Q: What are you most proud of in Civilization VI, from an artistic perspective?
A: I am most proud of our team. We have a lot of talented artists whose passion is shown deeply in Civilization VI. There are a bunch of little practical changes to the units that I’m proud of, like the culturally-flavored armor and weapons for the unit types, but I really like how inviting the world looks overall. I think the artists on the team did a great job creating a cohesive and visually stunning game.
Q: Cartography is a big theme with Civilization VI. How did you guys settle upon this? It feels like a natural fit for the experience the series has offered.
A: It’s such a great fit for Civilization VI, especially with the importance of exploration. The design changes were all about making the world map more important than before. When you talk about maps it’s natural to look at historical maps as the basis for your interface design and your overall visual wrapper. Within that context, we looked at the way maps were created during the age of exploration, and all the artwork that was put into them, and we thought, “That’s how we should make our game look, too.” You can see the influence of navigational tools and cartography in the UI as well as the game world, especially in the fog of war.
Dennis Shirk, Lead Producer, ends off the Q&A.
Dennis has been at Firaxis for 11 years, with the majority of his time spent as lead producer on Civilization V and its two expansions, Gods & Kings and Brave New World. After those, he moved directly onto Civilization VI.
Q: As Lead Producer, what is your chief responsibility on Civilization VI?
A: The producer is the person on the team who’s responsible for organizing the project, keeping it on schedule, and ultimately making sure the team has everything they need. There are a ton of major and minor responsibilities within that, from keeping the budget to planning the production milestones to ordering dinner for the team and cooking waffles for them in the event everyone has to come in early on a weekend.
Q: The Civilization series has been around for 25 years. How do you balance catering to longtime fans while offering something fresh to potential newcomers and established players alike?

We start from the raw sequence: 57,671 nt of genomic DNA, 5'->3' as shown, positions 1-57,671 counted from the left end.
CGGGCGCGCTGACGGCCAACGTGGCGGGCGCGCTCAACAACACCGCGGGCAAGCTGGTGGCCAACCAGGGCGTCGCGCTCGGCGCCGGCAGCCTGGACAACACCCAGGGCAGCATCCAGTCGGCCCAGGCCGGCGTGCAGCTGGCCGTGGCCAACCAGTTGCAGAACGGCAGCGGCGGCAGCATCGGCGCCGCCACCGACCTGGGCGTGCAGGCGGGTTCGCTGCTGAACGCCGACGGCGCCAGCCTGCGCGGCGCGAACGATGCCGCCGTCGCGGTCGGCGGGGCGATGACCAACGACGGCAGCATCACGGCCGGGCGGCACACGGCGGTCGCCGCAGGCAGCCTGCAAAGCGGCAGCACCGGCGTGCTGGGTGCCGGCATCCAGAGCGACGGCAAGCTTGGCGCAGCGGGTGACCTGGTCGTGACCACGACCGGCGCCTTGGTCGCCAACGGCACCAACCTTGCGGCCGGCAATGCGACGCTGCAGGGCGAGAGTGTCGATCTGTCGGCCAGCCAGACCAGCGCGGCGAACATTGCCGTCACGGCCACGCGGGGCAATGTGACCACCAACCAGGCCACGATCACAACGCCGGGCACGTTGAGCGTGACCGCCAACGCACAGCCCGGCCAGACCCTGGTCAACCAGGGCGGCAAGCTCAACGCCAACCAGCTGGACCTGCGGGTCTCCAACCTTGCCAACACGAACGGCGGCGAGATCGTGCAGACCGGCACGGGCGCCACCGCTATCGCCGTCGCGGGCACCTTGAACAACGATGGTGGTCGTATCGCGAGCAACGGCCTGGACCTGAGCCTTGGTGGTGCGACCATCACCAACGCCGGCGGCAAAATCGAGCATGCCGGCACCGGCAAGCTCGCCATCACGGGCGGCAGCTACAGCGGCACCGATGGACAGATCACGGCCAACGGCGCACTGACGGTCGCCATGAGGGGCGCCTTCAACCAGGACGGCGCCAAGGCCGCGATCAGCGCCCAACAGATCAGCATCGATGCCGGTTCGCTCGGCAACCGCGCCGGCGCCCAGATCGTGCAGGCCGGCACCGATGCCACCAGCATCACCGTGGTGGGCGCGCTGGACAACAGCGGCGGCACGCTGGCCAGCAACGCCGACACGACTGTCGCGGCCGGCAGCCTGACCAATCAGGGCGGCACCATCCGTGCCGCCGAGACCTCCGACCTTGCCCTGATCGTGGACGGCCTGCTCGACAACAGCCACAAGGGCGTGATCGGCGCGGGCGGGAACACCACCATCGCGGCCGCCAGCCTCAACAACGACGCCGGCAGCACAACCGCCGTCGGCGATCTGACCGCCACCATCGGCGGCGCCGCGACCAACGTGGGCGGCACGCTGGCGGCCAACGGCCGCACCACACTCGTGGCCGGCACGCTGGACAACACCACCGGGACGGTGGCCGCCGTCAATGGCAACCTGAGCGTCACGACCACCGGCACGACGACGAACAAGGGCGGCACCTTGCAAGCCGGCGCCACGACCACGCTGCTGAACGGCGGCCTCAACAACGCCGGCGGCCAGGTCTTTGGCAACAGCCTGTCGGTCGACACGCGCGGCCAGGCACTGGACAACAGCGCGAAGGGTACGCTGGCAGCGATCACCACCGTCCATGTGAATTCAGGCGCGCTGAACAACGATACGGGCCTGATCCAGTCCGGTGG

A: We have an amazing community of Civilization fans, and we definitely want to make sure we’ve made a Civilization game that they’re going to enjoy and spend hundreds and hundreds of hours playing. At the same time, we know there are things we can do to introduce new people to the game so that they can be part of this community. We think that if we’ve got a game that has all the incredible decisions and strategy that’s a hallmark of Civilization, and we can ease new players into these systems without overwhelming them, then we can accomplish that goal. Of course, the easiest way to make a Civilization fan is to just get someone to play the game.
Q: What are you most proud of accomplishing with Civilization VI?
A: I’m really proud of the way the team has kept the game beautiful and interesting, and fully playable throughout development, even from the first prototypes with the new engine. We’ve approached Civilization VI a bit differently than we have in the past, which is a day-to-day goal of zero progression blockers. As soon as these are found, they’re resolved, so everyone keeps playing, testing, and iterating. We’ve been able to implement the designers’ ideas and test them out almost from the first day, which has given us a ton of insight into what we can do to make this the kind of engrossing game our players want. It takes a lot of work on everyone’s part – design, engineering, sound, and art – but I think it’s paid off with the game we’re working on now.
Q: What are you most excited for players to experience in Civilization VI?
A: I’m a huge culture player and builder, so the way this has changed in Civilization VI has some of the biggest impact for me. I love how the Wonders and Districts take up their own tiles (Theater Square FTW!), and I love how the entire civics system is driven more directly by culture. It feels so much more active than it has before. For builder players like me, they’re going to love this change.
You can watch First Look: The Development Team below. Sid Meier’s Civilization VI comes out October 21 for PC.